When Projects Go Bad 4: Communication
Your client isn’t quite, happy, you’re struggling to meet their needs, maybe your behind schedule, maybe you’re having a bad day. It’s often tough to know how to respond to a client.
When pressure is building up, your client is angry, it can be very tempting just to hide away from the world but this is the absolute worst thing you can do. Having a clear line of communication is important. Where possible you should be the one going to them and not the other way around.
We’re all human and we’ve all had to let someone down. Client’s respect honesty and if you fess up, put your hand up and take responsibility then they will usually be forgiving. The absolutely worst thing to do is to use a spurious excuse as to why you’re late, or lie. If you get caught out then that’s it for your relationship.
Sometimes all a client needs is to have a bit of a shout, get things off their chest and things will be better. When communicating it can be easy to fall into a trap of completely placating a client. After all, you want people to be happy with your service. You can only apologies so much, and after that it’s important that you and the client are on the right track to solving the problem. The issue comes where a client might be over-exaggerating their unhappiness in order to try and reduce the price or sneak in extra work. This does unfortunately happen which is why it’s key to be nice but firm.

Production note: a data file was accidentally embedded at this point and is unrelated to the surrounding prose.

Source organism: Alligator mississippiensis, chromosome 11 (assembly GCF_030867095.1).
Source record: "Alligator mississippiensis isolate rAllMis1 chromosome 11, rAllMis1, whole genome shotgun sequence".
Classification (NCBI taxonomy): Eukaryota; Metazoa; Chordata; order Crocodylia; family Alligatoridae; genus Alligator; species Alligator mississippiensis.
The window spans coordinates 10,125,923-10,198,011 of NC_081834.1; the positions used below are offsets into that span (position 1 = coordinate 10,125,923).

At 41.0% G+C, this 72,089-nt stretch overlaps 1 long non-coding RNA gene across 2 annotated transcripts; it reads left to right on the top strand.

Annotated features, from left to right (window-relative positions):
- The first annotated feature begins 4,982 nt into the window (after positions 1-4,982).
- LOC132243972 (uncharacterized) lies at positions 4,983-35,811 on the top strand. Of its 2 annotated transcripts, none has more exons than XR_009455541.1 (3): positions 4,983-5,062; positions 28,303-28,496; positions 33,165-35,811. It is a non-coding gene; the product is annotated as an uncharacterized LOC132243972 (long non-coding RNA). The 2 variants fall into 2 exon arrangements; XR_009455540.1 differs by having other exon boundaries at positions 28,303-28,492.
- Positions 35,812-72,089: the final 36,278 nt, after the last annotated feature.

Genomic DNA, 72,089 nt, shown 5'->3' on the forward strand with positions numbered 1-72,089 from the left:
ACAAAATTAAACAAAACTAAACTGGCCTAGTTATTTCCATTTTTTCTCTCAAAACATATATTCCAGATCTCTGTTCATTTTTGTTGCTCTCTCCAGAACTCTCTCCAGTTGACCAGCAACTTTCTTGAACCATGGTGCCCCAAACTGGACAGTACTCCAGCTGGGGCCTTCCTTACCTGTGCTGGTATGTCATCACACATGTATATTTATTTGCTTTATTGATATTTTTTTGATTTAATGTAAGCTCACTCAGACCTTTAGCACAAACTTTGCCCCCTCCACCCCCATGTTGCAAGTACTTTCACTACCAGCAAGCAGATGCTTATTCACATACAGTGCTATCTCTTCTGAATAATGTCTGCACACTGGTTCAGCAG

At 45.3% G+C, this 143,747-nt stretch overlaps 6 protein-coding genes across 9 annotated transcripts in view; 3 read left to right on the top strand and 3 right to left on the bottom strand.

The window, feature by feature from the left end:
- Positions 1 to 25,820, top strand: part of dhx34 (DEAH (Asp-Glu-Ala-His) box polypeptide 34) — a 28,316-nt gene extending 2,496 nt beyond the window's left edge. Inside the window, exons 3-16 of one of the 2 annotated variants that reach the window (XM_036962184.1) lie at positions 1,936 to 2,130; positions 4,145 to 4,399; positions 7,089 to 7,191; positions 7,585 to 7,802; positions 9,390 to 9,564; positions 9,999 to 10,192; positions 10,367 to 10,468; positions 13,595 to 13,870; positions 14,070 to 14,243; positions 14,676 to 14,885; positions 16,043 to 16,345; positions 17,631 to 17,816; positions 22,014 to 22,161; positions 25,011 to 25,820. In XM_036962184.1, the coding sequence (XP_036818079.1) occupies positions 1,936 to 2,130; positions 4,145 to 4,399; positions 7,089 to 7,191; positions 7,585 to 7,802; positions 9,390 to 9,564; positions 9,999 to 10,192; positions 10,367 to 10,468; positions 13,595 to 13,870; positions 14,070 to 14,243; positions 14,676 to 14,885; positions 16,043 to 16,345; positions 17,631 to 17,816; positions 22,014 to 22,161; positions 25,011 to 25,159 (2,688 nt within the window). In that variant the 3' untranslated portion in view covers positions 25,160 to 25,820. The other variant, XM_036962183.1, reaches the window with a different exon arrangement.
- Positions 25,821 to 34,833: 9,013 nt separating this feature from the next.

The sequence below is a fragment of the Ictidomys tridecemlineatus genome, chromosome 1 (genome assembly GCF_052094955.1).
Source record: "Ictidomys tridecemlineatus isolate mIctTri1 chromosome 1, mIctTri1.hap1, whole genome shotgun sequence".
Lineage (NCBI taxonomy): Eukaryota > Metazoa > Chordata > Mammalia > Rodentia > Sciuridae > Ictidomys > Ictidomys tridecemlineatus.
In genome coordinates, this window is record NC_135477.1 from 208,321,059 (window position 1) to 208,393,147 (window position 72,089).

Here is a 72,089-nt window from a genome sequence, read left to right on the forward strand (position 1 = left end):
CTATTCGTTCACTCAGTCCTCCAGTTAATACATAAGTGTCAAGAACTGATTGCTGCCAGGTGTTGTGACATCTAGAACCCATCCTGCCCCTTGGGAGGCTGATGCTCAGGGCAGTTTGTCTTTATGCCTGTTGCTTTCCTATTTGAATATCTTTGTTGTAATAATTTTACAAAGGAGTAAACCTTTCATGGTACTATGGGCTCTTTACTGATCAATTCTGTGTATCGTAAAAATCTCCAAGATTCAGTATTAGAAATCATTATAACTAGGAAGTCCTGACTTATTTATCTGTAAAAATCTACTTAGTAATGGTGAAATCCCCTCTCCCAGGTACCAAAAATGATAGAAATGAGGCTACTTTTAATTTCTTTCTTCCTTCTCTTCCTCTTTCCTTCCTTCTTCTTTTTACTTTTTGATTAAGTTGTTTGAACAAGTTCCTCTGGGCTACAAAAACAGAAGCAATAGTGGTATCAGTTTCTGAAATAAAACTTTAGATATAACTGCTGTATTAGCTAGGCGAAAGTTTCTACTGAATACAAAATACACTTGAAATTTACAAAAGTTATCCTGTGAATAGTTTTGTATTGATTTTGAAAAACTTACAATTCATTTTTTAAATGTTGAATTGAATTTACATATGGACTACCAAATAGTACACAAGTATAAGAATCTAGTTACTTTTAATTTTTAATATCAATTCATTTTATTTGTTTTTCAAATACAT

You may already know that your relationship is dead. You might simply never want to work with this client again and where shouting and bad tempers are involved it can be all so tempting to sink down to their level, join in and leave. Not only is this unprofessional but you will regret it in the long run. When you look back at projects that have gone wrong, you want to say objectively and honestly that you’ve done everything in your power to help that client. Grit your teeth and try and get through it.
If talking in person or on the phone gets you no where one tactic to get through a project is simply to revert to formal emails and block their number. This should only be considered in extreme cases but enables you to have a paper trail and be professional. Don’t get sucked into unnecessary email tennis or slide remarks though.